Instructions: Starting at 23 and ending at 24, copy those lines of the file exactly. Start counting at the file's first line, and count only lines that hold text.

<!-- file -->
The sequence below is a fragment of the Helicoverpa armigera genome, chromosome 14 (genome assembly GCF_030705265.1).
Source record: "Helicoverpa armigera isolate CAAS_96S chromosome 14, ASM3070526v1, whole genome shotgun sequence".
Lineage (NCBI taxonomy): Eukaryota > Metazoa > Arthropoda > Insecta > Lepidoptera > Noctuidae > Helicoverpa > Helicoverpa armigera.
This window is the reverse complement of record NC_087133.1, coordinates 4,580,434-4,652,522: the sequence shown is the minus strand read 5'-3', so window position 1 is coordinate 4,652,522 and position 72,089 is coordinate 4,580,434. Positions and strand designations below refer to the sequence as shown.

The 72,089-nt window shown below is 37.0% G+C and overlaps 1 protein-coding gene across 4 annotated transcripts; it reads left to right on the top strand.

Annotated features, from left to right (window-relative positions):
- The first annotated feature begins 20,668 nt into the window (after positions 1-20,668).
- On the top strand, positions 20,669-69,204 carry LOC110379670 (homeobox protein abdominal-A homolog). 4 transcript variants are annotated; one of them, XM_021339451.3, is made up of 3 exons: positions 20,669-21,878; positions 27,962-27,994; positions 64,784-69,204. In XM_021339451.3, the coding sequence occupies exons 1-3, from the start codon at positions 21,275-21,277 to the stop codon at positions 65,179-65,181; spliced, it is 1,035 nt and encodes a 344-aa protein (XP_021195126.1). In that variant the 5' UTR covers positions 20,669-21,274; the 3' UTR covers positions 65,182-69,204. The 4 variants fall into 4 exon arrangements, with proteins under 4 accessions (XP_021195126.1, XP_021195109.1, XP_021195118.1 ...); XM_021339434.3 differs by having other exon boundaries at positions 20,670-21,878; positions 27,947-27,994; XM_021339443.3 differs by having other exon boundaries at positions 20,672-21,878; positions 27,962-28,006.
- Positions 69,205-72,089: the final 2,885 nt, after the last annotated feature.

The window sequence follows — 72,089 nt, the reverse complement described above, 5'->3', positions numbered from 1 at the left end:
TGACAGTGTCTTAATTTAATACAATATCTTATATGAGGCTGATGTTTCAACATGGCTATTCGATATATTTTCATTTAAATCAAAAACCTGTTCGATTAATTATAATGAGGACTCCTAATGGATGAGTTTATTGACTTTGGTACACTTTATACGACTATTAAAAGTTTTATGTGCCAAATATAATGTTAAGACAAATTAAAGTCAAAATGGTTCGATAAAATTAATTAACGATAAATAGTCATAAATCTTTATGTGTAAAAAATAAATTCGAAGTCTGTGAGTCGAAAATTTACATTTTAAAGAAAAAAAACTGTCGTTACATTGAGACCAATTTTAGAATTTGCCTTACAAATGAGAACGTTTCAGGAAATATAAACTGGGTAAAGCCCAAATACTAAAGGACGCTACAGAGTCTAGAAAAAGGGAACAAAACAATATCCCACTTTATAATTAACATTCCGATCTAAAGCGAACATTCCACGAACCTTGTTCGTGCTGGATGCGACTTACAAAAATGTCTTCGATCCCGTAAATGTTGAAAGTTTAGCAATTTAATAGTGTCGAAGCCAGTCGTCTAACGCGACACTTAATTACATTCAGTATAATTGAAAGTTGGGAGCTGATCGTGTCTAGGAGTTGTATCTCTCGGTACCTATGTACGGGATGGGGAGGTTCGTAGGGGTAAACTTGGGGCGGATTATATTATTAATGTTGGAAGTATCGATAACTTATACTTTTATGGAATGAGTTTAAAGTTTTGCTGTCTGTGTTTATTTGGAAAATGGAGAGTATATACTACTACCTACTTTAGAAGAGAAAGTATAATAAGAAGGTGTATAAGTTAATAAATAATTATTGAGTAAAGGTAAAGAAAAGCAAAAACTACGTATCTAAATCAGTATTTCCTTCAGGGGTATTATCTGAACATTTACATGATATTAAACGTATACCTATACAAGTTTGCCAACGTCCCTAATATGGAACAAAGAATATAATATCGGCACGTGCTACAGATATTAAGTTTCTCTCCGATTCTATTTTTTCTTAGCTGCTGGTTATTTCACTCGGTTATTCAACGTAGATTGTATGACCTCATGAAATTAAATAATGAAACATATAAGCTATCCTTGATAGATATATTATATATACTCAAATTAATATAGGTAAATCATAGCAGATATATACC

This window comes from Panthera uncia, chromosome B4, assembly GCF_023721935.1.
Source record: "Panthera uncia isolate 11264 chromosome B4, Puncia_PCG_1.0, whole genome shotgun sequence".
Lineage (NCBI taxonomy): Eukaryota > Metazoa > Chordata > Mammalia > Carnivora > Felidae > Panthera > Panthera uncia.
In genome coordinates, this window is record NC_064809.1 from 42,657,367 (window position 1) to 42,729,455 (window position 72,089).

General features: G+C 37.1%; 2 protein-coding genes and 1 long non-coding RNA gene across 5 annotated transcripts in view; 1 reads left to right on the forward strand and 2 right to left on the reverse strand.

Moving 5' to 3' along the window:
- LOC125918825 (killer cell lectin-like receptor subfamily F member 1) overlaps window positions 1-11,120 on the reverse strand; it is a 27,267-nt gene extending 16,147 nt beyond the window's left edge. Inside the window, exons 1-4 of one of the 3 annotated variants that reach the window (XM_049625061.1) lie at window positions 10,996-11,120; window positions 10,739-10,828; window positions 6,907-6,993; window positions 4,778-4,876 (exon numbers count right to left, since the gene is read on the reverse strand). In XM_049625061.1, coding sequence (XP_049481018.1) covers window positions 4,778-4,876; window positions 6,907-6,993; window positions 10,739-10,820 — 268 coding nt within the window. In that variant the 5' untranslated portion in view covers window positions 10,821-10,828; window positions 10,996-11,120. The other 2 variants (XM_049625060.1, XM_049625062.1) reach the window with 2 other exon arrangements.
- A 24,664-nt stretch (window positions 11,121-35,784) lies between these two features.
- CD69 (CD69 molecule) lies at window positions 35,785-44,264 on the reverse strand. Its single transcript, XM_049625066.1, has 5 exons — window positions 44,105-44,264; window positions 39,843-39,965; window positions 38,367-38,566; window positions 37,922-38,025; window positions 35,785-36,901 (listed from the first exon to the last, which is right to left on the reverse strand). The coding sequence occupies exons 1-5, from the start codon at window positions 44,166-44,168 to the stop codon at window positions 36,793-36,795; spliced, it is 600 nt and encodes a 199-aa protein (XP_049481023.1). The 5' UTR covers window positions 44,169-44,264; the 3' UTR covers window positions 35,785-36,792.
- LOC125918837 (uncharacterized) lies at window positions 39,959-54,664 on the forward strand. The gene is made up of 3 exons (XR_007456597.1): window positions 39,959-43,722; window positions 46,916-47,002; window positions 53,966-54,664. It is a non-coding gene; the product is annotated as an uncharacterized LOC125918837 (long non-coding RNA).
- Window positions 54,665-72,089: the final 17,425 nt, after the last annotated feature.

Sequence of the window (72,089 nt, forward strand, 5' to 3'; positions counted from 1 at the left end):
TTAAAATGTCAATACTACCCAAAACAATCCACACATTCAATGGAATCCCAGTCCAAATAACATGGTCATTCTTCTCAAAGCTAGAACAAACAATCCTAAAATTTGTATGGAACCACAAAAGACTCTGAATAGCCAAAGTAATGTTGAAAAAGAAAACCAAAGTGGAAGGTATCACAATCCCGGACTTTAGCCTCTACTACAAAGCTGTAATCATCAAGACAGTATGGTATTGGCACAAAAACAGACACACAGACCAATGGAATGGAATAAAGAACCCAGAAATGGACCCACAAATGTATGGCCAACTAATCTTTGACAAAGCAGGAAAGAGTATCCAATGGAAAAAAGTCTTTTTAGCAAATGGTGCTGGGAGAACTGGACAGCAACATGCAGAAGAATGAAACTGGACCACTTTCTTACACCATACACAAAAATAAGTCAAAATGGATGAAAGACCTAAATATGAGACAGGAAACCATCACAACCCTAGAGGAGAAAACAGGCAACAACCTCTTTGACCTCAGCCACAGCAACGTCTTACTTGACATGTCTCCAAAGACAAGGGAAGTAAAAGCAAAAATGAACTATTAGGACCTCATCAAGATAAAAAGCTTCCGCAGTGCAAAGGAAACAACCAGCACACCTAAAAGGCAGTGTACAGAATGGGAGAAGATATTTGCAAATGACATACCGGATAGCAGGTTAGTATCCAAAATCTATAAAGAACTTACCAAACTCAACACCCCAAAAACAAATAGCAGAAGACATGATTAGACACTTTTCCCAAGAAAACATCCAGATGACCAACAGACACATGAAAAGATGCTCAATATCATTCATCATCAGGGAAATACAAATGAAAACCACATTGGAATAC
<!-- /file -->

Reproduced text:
Sequence of the window (72,089 nt, forward strand, 5' to 3'; positions counted from 1 at the left end):
TTAAAATGTCAATACTACCCAAAACAATCCACACATTCAATGGAATCCCAGTCCAAATAACATGGTCATTCTTCTCAAAGCTAGAACAAACAATCCTAAAATTTGTATGGAACCACAAAAGACTCTGAATAGCCAAAGTAATGTTGAAAAAGAAAACCAAAGTGGAAGGTATCACAATCCCGGACTTTAGCCTCTACTACAAAGCTGTAATCATCAAGACAGTATGGTATTGGCACAAAAACAGACACACAGACCAATGGAATGGAATAAAGAACCCAGAAATGGACCCACAAATGTATGGCCAACTAATCTTTGACAAAGCAGGAAAGAGTATCCAATGGAAAAAAGTCTTTTTAGCAAATGGTGCTGGGAGAACTGGACAGCAACATGCAGAAGAATGAAACTGGACCACTTTCTTACACCATACACAAAAATAAGTCAAAATGGATGAAAGACCTAAATATGAGACAGGAAACCATCACAACCCTAGAGGAGAAAACAGGCAACAACCTCTTTGACCTCAGCCACAGCAACGTCTTACTTGACATGTCTCCAAAGACAAGGGAAGTAAAAGCAAAAATGAACTATTAGGACCTCATCAAGATAAAAAGCTTCCGCAGTGCAAAGGAAACAACCAGCACACCTAAAAGGCAGTGTACAGAATGGGAGAAGATATTTGCAAATGACATACCGGATAGCAGGTTAGTATCCAAAATCTATAAAGAACTTACCAAACTCAACACCCCAAAAACAAATAGCAGAAGACATGATTAGACACTTTTCCCAAGAAAACATCCAGATGACCAACAGACACATGAAAAGATGCTCAATATCATTCATCATCAGGGAAATACAAATGAAAACCACATTGGAATAC